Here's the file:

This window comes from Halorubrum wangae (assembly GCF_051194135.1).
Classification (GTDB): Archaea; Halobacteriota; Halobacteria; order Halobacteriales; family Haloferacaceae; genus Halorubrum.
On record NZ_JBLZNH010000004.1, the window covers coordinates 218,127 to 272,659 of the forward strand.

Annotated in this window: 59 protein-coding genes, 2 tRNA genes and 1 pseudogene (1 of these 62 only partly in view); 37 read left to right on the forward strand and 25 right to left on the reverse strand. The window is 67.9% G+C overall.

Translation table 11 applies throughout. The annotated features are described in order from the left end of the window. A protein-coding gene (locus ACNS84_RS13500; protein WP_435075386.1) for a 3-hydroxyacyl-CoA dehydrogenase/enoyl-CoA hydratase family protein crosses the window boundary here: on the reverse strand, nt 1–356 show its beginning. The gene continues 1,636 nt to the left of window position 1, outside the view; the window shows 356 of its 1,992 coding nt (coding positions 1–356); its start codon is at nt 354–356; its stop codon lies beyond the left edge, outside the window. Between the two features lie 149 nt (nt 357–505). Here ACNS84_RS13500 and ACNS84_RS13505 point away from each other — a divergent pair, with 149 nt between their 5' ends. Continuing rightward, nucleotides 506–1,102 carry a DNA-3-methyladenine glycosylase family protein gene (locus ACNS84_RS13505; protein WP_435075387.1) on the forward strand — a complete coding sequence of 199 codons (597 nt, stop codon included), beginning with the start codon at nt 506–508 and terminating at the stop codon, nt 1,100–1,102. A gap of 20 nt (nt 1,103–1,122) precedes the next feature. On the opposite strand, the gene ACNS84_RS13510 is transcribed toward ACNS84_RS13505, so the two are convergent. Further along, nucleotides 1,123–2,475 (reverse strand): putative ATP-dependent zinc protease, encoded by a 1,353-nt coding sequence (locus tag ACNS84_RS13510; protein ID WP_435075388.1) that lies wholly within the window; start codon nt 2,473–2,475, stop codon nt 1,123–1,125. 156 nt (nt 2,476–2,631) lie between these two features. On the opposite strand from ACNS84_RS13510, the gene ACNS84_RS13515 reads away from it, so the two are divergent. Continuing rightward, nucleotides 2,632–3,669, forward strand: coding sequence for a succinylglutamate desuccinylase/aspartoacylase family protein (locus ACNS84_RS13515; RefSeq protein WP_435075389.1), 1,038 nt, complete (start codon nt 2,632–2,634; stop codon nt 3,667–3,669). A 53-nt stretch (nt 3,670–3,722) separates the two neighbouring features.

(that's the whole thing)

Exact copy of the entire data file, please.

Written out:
This window comes from Halorubrum wangae (assembly GCF_051194135.1).
Classification (GTDB): Archaea; Halobacteriota; Halobacteria; order Halobacteriales; family Haloferacaceae; genus Halorubrum.
On record NZ_JBLZNH010000004.1, the window covers coordinates 218,127 to 272,659 of the forward strand.

Annotated in this window: 59 protein-coding genes, 2 tRNA genes and 1 pseudogene (1 of these 62 only partly in view); 37 read left to right on the forward strand and 25 right to left on the reverse strand. The window is 67.9% G+C overall.

Translation table 11 applies throughout. The annotated features are described in order from the left end of the window. A protein-coding gene (locus ACNS84_RS13500; protein WP_435075386.1) for a 3-hydroxyacyl-CoA dehydrogenase/enoyl-CoA hydratase family protein crosses the window boundary here: on the reverse strand, nt 1–356 show its beginning. The gene continues 1,636 nt to the left of window position 1, outside the view; the window shows 356 of its 1,992 coding nt (coding positions 1–356); its start codon is at nt 354–356; its stop codon lies beyond the left edge, outside the window. Between the two features lie 149 nt (nt 357–505). Here ACNS84_RS13500 and ACNS84_RS13505 point away from each other — a divergent pair, with 149 nt between their 5' ends. Continuing rightward, nucleotides 506–1,102 carry a DNA-3-methyladenine glycosylase family protein gene (locus ACNS84_RS13505; protein WP_435075387.1) on the forward strand — a complete coding sequence of 199 codons (597 nt, stop codon included), beginning with the start codon at nt 506–508 and terminating at the stop codon, nt 1,100–1,102. A gap of 20 nt (nt 1,103–1,122) precedes the next feature. On the opposite strand, the gene ACNS84_RS13510 is transcribed toward ACNS84_RS13505, so the two are convergent. Further along, nucleotides 1,123–2,475 (reverse strand): putative ATP-dependent zinc protease, encoded by a 1,353-nt coding sequence (locus tag ACNS84_RS13510; protein ID WP_435075388.1) that lies wholly within the window; start codon nt 2,473–2,475, stop codon nt 1,123–1,125. 156 nt (nt 2,476–2,631) lie between these two features. On the opposite strand from ACNS84_RS13510, the gene ACNS84_RS13515 reads away from it, so the two are divergent. Continuing rightward, nucleotides 2,632–3,669, forward strand: coding sequence for a succinylglutamate desuccinylase/aspartoacylase family protein (locus ACNS84_RS13515; RefSeq protein WP_435075389.1), 1,038 nt, complete (start codon nt 2,632–2,634; stop codon nt 3,667–3,669). A 53-nt stretch (nt 3,670–3,722) separates the two neighbouring features.